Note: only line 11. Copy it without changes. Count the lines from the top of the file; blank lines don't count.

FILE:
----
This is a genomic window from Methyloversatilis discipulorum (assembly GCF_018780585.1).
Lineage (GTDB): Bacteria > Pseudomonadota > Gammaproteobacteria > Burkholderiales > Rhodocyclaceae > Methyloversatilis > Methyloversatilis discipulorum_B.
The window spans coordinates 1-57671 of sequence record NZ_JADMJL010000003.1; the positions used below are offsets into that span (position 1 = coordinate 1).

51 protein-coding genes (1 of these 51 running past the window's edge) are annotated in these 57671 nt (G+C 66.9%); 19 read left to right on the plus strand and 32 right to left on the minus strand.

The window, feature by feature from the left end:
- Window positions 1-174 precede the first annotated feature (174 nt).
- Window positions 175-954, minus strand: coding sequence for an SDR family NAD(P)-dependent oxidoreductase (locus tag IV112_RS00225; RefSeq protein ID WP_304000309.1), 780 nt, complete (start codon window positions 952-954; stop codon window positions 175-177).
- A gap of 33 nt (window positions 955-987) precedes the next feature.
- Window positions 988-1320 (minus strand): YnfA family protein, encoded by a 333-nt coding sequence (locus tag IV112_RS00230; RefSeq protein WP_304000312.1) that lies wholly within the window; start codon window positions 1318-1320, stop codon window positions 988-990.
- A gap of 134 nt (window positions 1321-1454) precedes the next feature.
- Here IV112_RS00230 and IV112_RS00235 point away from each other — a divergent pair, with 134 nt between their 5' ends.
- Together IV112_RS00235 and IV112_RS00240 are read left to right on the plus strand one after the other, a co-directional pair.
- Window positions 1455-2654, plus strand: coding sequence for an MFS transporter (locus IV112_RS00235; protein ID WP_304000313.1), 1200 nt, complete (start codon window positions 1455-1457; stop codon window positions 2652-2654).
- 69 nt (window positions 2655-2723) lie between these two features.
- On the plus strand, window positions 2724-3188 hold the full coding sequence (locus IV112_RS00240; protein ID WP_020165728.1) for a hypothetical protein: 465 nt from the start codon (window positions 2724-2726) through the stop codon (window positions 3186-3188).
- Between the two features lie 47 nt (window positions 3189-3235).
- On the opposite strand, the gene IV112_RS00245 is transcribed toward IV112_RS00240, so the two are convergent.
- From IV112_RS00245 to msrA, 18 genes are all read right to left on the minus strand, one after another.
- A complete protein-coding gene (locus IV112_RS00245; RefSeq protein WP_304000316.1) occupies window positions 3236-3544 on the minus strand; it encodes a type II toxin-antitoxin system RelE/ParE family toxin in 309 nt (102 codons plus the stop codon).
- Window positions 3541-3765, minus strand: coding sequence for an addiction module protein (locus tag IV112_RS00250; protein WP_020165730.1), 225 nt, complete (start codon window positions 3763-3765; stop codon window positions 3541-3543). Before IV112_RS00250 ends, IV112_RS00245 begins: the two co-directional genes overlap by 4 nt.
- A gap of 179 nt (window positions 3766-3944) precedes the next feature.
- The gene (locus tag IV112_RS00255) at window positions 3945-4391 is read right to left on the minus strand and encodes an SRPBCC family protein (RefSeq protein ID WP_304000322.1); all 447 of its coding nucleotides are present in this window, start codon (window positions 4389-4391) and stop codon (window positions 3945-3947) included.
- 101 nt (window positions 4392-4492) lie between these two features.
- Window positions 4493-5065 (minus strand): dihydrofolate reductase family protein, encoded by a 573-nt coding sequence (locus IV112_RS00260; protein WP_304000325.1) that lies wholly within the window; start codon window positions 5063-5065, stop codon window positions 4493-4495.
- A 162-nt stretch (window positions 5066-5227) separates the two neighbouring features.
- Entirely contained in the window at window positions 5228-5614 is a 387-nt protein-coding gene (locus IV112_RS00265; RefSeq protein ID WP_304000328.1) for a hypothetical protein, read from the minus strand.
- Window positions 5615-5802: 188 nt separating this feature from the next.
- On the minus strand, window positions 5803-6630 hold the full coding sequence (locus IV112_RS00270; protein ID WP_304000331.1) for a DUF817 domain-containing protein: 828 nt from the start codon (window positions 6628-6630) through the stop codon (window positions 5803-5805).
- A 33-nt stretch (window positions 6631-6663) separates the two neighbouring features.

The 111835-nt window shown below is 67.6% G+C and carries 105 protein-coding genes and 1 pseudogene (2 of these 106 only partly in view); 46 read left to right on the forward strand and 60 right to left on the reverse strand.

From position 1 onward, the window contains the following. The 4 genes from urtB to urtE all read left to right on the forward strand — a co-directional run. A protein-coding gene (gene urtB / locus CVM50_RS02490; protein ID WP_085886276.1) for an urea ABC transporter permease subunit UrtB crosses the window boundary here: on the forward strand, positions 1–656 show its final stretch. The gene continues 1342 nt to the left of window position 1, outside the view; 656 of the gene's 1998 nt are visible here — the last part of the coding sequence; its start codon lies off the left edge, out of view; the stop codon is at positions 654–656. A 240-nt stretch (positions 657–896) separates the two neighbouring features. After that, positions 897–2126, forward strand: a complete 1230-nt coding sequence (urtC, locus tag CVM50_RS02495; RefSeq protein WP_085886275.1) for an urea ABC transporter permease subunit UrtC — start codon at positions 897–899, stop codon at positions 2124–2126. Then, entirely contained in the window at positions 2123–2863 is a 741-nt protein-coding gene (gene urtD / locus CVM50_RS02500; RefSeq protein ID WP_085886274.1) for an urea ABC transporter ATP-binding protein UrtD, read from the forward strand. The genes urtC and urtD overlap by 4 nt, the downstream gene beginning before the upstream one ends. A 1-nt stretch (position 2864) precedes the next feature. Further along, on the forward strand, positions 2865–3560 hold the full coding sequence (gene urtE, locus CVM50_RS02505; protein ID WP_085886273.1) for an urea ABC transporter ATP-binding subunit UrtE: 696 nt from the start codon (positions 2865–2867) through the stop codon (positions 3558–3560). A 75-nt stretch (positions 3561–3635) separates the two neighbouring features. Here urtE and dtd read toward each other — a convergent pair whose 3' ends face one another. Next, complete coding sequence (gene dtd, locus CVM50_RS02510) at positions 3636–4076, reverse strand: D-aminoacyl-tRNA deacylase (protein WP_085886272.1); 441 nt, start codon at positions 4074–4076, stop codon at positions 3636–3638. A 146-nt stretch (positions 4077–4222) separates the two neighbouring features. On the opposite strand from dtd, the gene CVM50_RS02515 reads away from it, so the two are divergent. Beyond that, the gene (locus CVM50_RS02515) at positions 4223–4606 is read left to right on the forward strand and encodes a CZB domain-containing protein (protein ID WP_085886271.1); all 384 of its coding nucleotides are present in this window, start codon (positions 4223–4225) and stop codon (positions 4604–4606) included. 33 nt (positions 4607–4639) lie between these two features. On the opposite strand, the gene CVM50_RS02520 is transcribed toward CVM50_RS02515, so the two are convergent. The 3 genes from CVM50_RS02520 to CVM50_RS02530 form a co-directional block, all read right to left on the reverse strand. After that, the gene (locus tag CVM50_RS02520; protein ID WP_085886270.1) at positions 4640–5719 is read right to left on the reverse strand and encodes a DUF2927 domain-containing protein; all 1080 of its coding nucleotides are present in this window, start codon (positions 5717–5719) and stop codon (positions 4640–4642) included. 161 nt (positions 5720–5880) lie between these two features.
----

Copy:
- Here IV112_RS00230 and IV112_RS00235 point away from each other — a divergent pair, with 134 nt between their 5' ends.